• Non-adherence;
  • psychosis;
  • schizophrenia;
  • risk factors;
  • assessment;
  • interventions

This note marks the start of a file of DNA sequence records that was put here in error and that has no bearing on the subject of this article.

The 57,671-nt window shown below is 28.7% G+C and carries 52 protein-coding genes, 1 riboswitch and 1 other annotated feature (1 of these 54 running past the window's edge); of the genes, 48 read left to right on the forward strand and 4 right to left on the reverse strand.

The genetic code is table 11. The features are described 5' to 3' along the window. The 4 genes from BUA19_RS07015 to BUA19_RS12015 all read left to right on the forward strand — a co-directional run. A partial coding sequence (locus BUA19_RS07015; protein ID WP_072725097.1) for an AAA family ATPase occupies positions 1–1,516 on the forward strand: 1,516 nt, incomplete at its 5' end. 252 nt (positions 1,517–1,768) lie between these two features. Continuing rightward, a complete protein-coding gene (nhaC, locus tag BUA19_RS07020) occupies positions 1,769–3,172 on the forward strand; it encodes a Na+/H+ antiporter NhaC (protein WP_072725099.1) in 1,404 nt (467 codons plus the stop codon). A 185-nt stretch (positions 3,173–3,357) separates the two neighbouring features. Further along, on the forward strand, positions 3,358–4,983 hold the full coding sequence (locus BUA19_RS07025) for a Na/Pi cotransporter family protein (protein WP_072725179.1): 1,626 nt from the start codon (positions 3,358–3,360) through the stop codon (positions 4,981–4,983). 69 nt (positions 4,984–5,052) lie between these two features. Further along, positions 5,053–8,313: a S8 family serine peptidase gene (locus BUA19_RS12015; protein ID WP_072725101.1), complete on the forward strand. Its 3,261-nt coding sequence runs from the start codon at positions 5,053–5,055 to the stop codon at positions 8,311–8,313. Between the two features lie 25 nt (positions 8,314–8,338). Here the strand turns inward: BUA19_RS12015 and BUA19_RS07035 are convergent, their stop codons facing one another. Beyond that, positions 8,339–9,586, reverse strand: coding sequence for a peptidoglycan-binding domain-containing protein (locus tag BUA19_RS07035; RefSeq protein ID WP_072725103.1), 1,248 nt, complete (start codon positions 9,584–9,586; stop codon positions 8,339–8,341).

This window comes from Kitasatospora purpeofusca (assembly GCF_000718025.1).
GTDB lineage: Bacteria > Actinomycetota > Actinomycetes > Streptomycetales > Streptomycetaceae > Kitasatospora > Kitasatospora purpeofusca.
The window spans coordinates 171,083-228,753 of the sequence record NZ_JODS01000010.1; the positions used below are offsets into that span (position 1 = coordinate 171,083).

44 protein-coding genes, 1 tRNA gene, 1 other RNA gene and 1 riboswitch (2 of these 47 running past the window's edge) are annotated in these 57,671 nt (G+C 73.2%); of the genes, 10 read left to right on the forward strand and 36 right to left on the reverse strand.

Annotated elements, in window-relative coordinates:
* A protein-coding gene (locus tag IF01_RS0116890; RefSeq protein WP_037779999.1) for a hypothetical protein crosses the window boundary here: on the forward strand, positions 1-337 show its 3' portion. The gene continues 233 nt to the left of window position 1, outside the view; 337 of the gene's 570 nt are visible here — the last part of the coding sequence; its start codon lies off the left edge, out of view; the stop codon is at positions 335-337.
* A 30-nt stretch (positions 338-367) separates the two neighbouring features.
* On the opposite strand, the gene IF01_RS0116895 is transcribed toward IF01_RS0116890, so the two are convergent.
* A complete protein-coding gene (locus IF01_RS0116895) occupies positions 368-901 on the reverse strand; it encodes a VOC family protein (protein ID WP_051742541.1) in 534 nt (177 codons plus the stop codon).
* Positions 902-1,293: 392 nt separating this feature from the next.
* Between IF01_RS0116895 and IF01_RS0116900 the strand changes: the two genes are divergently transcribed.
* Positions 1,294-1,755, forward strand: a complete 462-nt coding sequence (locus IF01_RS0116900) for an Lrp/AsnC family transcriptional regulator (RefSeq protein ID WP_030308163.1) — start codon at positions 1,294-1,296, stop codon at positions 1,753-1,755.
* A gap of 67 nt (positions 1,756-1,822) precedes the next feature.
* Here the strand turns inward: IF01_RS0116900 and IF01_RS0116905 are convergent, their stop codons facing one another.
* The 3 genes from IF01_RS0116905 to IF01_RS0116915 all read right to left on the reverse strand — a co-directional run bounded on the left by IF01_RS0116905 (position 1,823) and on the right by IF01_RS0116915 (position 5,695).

Although non-adherence is common across all branches of medicine, psychotic disorders pose additional challenges that increase its risk. Despite the importance of non-adherence, clinicians generally spend too little time on assessing and addressing adherence attitudes and behaviors. Importantly, how adherence is measured significantly impacts the findings, and the most frequently employed methods of asking patients or judging adherence indirectly based on efficacy or tolerability information have poor validity. Novel technologies are being developed that directly assess adherence and that can also be used to both provide real-time feedback to clinicians and serve as an intervention with patients. Several treatments are available that can positively impact adherence. Among psychosocial interventions, those combining multiple approaches and involving multiple domains seem to be most effective. Although long-acting injectable antipsychotics are theoretically a very powerful tool to assure adherence and signal non-adherence, recent results from randomized controlled trials failed to show superiority compared to oral antipsychotics. These data are in contrast to nationwide cohort studies and mirror-image studies, which arguably include more representative patients receiving long-acting antipsychotics in clinical practice. This disconnect suggests that traditional randomized controlled trials are not necessarily the best way to study interventions that are thought to work via reducing non-adherence. Clearly, non-adherence is likely to remain a major public health problem despite treatment advances. However, increasing knowledge about factors affecting adherence and leveraging novel technologies can enhance its early assessment and adequate management, particularly in patients with psychotic disorders.